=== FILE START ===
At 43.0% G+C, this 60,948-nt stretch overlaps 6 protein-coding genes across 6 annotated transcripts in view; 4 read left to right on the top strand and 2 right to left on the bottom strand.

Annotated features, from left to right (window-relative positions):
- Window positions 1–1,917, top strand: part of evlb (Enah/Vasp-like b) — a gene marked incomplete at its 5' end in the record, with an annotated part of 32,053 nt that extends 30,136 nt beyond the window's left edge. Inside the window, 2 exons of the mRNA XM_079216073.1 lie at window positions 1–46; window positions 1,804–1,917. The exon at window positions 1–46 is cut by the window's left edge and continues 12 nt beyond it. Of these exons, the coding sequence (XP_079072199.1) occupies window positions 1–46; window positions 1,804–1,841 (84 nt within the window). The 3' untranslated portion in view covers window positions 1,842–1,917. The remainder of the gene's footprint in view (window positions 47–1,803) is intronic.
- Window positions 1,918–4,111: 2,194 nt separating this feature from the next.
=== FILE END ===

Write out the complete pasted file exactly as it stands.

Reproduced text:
At 43.0% G+C, this 60,948-nt stretch overlaps 6 protein-coding genes across 6 annotated transcripts in view; 4 read left to right on the top strand and 2 right to left on the bottom strand.

Annotated features, from left to right (window-relative positions):
- Window positions 1–1,917, top strand: part of evlb (Enah/Vasp-like b) — a gene marked incomplete at its 5' end in the record, with an annotated part of 32,053 nt that extends 30,136 nt beyond the window's left edge. Inside the window, 2 exons of the mRNA XM_079216073.1 lie at window positions 1–46; window positions 1,804–1,917. The exon at window positions 1–46 is cut by the window's left edge and continues 12 nt beyond it. Of these exons, the coding sequence (XP_079072199.1) occupies window positions 1–46; window positions 1,804–1,841 (84 nt within the window). The 3' untranslated portion in view covers window positions 1,842–1,917. The remainder of the gene's footprint in view (window positions 47–1,803) is intronic.
- Window positions 1,918–4,111: 2,194 nt separating this feature from the next.